Speaking of jobs, the ITU is hiring – as are the Swiss Post, La Poste, Österreichische Post, PostNL, Japan Post, Canada Post... I could not find a recruitment portal from Correios in Brazil, but there is interesting staffing data online. Get your 💼 and get to work with the 📦📦📦 experts.

My team hard at work

As the afternoon progresses, we are challenged by poor data availability about our chosen geography, and while we wait for the various transfers to complete, we quickly evaluate the development options. While a couple of us are happy to prototype in QGIS and Jupyter, a web based prototype is sorely needed. Having a shared data science environment should have been the first thing we did. And the AWS team did have everything ready for us: with relatively one-click access to notebooks and virtual servers. Nevertheless, we still needed hand-holding to find our way around the consoles, things did not immediately work the way they were expected to, and after an hour muddling about with IAM roles we still were not able to effectively collaborate within the sandbox. So we used a local data science environment, limited of course to our laptops computing power, synchronizing our work through GitHub. Later on we went back to AWS for the presentation, and learning about their products like AWS Glue and Partyrock, helped to guide our higher-level thinking.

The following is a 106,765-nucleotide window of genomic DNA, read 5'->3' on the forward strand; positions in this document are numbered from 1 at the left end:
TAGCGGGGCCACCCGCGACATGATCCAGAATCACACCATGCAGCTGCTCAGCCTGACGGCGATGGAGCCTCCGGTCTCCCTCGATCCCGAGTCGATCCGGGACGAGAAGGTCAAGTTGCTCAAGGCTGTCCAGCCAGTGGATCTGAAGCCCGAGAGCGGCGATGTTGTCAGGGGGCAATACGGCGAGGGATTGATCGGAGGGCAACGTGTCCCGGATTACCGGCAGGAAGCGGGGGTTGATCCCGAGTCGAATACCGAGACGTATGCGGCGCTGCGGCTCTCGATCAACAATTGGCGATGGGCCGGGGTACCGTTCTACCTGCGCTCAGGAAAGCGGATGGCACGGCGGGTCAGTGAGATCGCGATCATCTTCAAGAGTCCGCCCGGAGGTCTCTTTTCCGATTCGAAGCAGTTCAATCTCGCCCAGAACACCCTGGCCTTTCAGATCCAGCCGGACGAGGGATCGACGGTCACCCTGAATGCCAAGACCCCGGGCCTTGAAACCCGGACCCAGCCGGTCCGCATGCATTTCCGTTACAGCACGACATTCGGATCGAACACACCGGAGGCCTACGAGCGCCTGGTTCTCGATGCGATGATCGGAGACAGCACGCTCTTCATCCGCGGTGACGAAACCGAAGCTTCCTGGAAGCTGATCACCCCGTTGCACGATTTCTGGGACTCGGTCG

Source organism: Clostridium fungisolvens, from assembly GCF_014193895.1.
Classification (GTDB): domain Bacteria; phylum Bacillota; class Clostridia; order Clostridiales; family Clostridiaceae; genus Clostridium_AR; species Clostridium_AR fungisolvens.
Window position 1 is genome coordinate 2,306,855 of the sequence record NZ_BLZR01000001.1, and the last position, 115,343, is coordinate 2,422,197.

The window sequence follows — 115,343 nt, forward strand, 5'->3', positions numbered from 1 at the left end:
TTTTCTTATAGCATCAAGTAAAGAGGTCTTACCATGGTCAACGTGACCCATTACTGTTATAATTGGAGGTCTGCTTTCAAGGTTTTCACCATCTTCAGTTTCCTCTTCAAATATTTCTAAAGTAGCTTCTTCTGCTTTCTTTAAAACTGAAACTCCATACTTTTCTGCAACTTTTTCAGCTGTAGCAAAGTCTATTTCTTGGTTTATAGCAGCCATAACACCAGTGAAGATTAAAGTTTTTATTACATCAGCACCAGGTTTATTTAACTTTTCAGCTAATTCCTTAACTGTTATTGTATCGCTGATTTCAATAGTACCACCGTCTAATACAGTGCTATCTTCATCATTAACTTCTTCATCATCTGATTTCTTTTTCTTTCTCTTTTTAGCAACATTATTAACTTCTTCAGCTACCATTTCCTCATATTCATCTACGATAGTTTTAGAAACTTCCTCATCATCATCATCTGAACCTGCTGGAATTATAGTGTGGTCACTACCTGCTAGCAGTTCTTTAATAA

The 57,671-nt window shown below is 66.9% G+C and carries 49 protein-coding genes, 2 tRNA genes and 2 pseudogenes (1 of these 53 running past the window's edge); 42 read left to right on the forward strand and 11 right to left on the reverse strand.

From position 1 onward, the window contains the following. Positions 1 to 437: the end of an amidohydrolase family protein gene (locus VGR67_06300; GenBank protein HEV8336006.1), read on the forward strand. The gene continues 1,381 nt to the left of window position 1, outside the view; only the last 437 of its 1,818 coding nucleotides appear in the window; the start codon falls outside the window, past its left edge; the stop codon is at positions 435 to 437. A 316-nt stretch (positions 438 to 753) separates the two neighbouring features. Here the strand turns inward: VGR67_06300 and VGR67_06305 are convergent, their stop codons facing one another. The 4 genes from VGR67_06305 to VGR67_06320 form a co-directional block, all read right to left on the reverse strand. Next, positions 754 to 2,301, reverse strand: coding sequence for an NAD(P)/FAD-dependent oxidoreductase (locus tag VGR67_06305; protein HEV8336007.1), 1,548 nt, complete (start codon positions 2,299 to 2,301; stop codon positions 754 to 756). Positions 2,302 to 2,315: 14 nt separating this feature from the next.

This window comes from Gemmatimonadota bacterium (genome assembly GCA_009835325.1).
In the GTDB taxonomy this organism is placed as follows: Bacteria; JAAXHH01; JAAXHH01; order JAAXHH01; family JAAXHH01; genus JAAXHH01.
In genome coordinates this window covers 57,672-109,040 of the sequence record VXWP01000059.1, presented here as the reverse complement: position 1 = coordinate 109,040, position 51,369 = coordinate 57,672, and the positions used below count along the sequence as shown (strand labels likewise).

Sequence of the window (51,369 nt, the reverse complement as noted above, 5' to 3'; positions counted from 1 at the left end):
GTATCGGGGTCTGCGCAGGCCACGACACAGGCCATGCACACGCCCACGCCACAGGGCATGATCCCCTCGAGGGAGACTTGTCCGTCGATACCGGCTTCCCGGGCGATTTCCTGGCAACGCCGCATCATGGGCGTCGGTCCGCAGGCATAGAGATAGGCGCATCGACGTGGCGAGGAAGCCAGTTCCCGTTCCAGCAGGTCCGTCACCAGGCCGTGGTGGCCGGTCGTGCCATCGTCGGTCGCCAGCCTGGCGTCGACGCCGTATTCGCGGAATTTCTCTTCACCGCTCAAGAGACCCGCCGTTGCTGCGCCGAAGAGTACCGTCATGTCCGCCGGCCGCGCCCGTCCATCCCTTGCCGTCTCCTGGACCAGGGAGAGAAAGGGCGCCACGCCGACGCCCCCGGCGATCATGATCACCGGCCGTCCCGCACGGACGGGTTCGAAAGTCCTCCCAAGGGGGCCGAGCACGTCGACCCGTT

Screenshot of a Python notebook running in AWS Glue

A source of frustration to me is that little of the data we could work with was open. This is a topic that we must continue to advocate on across the open data community, as the trend to restrict data sources seems to be global. The Brazil post has PHP/HTML databases which are hard to scrape, and almost no proper data tables online. We relied on UPU aggregates almost a decade out of date, as well as their more current statistics portal, which is all not openly licensed. It's a similar situation in Switzerland at the moment.